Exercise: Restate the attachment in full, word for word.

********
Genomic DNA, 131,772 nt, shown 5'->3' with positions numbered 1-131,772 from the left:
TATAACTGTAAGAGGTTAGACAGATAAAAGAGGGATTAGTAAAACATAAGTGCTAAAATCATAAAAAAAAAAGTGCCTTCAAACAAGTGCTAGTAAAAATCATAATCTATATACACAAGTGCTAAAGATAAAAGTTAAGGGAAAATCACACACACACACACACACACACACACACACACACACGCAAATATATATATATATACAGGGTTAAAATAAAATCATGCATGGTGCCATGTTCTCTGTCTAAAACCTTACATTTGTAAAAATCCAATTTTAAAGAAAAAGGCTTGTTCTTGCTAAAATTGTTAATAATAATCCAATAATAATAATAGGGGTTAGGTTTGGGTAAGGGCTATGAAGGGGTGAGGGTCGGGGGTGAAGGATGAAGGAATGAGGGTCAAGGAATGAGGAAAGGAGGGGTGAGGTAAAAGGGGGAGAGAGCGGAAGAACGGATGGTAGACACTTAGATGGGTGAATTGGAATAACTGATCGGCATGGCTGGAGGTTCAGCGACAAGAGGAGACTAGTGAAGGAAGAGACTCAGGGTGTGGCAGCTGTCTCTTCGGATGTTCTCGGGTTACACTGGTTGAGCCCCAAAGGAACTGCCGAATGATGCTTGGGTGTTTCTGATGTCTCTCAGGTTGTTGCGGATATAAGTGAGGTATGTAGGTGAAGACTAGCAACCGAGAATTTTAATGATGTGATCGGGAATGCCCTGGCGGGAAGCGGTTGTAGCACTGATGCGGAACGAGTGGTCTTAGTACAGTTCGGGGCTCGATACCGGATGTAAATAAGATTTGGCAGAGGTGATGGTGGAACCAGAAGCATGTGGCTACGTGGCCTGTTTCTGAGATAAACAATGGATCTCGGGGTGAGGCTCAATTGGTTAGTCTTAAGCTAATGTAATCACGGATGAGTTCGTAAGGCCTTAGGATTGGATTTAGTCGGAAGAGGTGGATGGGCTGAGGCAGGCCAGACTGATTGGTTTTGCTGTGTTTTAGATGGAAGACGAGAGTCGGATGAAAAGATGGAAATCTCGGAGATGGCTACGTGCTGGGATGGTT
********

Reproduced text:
Genomic DNA, 131,772 nt, shown 5'->3' with positions numbered 1-131,772 from the left:
TATAACTGTAAGAGGTTAGACAGATAAAAGAGGGATTAGTAAAACATAAGTGCTAAAATCATAAAAAAAAAAGTGCCTTCAAACAAGTGCTAGTAAAAATCATAATCTATATACACAAGTGCTAAAGATAAAAGTTAAGGGAAAATCACACACACACACACACACACACACACACACACACACGCAAATATATATATATATACAGGGTTAAAATAAAATCATGCATGGTGCCATGTTCTCTGTCTAAAACCTTACATTTGTAAAAATCCAATTTTAAAGAAAAAGGCTTGTTCTTGCTAAAATTGTTAATAATAATCCAATAATAATAATAGGGGTTAGGTTTGGGTAAGGGCTATGAAGGGGTGAGGGTCGGGGGTGAAGGATGAAGGAATGAGGGTCAAGGAATGAGGAAAGGAGGGGTGAGGTAAAAGGGGGAGAGAGCGGAAGAACGGATGGTAGACACTTAGATGGGTGAATTGGAATAACTGATCGGCATGGCTGGAGGTTCAGCGACAAGAGGAGACTAGTGAAGGAAGAGACTCAGGGTGTGGCAGCTGTCTCTTCGGATGTTCTCGGGTTACACTGGTTGAGCCCCAAAGGAACTGCCGAATGATGCTTGGGTGTTTCTGATGTCTCTCAGGTTGTTGCGGATATAAGTGAGGTATGTAGGTGAAGACTAGCAACCGAGAATTTTAATGATGTGATCGGGAATGCCCTGGCGGGAAGCGGTTGTAGCACTGATGCGGAACGAGTGGTCTTAGTACAGTTCGGGGCTCGATACCGGATGTAAATAAGATTTGGCAGAGGTGATGGTGGAACCAGAAGCATGTGGCTACGTGGCCTGTTTCTGAGATAAACAATGGATCTCGGGGTGAGGCTCAATTGGTTAGTCTTAAGCTAATGTAATCACGGATGAGTTCGTAAGGCCTTAGGATTGGATTTAGTCGGAAGAGGTGGATGGGCTGAGGCAGGCCAGACTGATTGGTTTTGCTGTGTTTTAGATGGAAGACGAGAGTCGGATGAAAAGATGGAAATCTCGGAGATGGCTACGTGCTGGGATGGTT